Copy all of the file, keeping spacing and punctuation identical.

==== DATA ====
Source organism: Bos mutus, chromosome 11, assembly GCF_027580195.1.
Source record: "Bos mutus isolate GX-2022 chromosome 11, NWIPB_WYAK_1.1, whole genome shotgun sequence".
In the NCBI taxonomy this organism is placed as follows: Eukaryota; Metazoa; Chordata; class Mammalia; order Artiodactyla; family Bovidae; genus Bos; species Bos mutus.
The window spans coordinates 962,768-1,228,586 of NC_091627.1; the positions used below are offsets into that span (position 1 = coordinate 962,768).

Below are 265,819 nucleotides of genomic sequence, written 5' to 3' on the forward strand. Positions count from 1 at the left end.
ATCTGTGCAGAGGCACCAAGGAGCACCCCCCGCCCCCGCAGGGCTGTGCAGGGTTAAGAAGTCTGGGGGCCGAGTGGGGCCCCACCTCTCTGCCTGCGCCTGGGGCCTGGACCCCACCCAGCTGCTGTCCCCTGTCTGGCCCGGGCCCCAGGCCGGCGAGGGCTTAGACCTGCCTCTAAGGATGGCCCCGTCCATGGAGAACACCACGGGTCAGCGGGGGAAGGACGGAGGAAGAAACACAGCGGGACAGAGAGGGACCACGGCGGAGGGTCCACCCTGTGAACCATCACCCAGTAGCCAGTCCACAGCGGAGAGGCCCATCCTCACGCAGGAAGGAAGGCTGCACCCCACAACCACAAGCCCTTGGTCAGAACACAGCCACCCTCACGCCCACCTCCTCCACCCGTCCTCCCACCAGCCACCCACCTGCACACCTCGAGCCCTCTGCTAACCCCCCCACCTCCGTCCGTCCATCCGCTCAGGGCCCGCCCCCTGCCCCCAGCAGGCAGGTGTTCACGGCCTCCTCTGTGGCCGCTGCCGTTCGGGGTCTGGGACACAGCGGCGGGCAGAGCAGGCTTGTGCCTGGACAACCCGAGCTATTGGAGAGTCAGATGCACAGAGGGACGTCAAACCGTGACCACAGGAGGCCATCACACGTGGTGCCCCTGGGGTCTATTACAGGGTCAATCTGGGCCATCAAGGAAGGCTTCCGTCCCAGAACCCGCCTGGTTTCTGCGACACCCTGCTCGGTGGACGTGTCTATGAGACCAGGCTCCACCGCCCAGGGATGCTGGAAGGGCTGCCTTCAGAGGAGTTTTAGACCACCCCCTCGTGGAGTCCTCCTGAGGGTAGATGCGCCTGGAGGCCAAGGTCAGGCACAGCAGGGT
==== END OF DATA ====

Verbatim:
Source organism: Bos mutus, chromosome 11, assembly GCF_027580195.1.
Source record: "Bos mutus isolate GX-2022 chromosome 11, NWIPB_WYAK_1.1, whole genome shotgun sequence".
In the NCBI taxonomy this organism is placed as follows: Eukaryota; Metazoa; Chordata; class Mammalia; order Artiodactyla; family Bovidae; genus Bos; species Bos mutus.
The window spans coordinates 962,768-1,228,586 of NC_091627.1; the positions used below are offsets into that span (position 1 = coordinate 962,768).

Below are 265,819 nucleotides of genomic sequence, written 5' to 3' on the forward strand. Positions count from 1 at the left end.
ATCTGTGCAGAGGCACCAAGGAGCACCCCCCGCCCCCGCAGGGCTGTGCAGGGTTAAGAAGTCTGGGGGCCGAGTGGGGCCCCACCTCTCTGCCTGCGCCTGGGGCCTGGACCCCACCCAGCTGCTGTCCCCTGTCTGGCCCGGGCCCCAGGCCGGCGAGGGCTTAGACCTGCCTCTAAGGATGGCCCCGTCCATGGAGAACACCACGGGTCAGCGGGGGAAGGACGGAGGAAGAAACACAGCGGGACAGAGAGGGACCACGGCGGAGGGTCCACCCTGTGAACCATCACCCAGTAGCCAGTCCACAGCGGAGAGGCCCATCCTCACGCAGGAAGGAAGGCTGCACCCCACAACCACAAGCCCTTGGTCAGAACACAGCCACCCTCACGCCCACCTCCTCCACCCGTCCTCCCACCAGCCACCCACCTGCACACCTCGAGCCCTCTGCTAACCCCCCCACCTCCGTCCGTCCATCCGCTCAGGGCCCGCCCCCTGCCCCCAGCAGGCAGGTGTTCACGGCCTCCTCTGTGGCCGCTGCCGTTCGGGGTCTGGGACACAGCGGCGGGCAGAGCAGGCTTGTGCCTGGACAACCCGAGCTATTGGAGAGTCAGATGCACAGAGGGACGTCAAACCGTGACCACAGGAGGCCATCACACGTGGTGCCCCTGGGGTCTATTACAGGGTCAATCTGGGCCATCAAGGAAGGCTTCCGTCCCAGAACCCGCCTGGTTTCTGCGACACCCTGCTCGGTGGACGTGTCTATGAGACCAGGCTCCACCGCCCAGGGATGCTGGAAGGGCTGCCTTCAGAGGAGTTTTAGACCACCCCCTCGTGGAGTCCTCCTGAGGGTAGATGCGCCTGGAGGCCAAGGTCAGGCACAGCAGGGT